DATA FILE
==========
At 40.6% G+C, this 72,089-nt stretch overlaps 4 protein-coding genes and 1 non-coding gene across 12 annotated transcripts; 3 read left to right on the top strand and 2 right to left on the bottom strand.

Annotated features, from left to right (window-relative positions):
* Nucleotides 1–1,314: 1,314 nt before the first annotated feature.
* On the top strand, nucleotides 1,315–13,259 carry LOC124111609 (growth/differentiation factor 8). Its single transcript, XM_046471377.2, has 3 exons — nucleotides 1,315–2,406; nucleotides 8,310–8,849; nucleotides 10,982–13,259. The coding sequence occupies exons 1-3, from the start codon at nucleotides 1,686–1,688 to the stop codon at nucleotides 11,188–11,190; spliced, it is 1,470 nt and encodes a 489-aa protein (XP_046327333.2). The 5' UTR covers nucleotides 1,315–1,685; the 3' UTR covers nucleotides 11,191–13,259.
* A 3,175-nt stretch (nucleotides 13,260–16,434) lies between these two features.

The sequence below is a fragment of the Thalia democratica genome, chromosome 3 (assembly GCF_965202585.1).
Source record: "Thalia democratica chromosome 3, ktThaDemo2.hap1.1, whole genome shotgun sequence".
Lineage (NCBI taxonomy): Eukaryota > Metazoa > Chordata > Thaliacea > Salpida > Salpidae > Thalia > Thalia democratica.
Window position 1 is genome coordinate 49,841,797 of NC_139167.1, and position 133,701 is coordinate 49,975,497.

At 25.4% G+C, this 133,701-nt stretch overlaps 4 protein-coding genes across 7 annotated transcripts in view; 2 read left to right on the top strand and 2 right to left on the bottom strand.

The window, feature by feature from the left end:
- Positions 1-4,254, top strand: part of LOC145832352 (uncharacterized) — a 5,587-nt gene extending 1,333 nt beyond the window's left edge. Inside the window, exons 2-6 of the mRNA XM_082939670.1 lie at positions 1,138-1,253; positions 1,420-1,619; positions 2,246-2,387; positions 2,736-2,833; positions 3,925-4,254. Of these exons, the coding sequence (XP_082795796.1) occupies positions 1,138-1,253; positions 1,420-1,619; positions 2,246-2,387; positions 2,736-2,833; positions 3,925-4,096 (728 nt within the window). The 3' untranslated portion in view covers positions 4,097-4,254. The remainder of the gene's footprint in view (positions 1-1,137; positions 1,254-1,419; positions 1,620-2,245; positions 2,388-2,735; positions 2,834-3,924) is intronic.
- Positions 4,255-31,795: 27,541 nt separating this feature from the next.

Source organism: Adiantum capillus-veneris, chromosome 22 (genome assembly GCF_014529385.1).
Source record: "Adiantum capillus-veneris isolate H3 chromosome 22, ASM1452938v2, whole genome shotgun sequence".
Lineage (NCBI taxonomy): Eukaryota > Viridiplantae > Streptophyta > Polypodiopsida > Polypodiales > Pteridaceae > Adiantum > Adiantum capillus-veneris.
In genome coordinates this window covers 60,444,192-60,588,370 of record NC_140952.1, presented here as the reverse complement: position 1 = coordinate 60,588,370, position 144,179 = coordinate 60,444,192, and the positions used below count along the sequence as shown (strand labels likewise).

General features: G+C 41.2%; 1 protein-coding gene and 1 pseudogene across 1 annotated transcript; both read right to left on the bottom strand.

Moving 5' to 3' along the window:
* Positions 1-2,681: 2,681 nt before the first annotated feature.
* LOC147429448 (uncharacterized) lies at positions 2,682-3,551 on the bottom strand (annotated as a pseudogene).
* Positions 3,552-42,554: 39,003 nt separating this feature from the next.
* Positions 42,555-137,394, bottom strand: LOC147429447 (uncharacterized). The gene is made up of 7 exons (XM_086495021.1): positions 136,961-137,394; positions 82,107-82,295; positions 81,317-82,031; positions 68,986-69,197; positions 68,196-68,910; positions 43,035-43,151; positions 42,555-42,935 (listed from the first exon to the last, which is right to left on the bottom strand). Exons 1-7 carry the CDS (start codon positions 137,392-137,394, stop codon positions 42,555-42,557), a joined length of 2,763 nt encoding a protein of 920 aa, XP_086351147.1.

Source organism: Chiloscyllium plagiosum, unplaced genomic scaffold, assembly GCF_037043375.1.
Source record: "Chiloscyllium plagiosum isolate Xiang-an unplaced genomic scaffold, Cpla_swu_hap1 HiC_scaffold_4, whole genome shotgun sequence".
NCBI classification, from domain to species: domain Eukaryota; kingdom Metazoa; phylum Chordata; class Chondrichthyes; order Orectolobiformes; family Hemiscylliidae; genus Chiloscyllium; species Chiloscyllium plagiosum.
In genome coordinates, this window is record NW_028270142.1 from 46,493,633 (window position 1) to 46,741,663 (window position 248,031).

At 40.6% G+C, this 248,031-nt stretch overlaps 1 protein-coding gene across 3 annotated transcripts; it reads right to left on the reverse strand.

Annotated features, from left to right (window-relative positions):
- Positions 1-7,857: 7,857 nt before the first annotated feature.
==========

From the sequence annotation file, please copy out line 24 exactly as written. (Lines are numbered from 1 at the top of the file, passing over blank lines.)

Source organism: Chiloscyllium plagiosum, unplaced genomic scaffold, assembly GCF_037043375.1.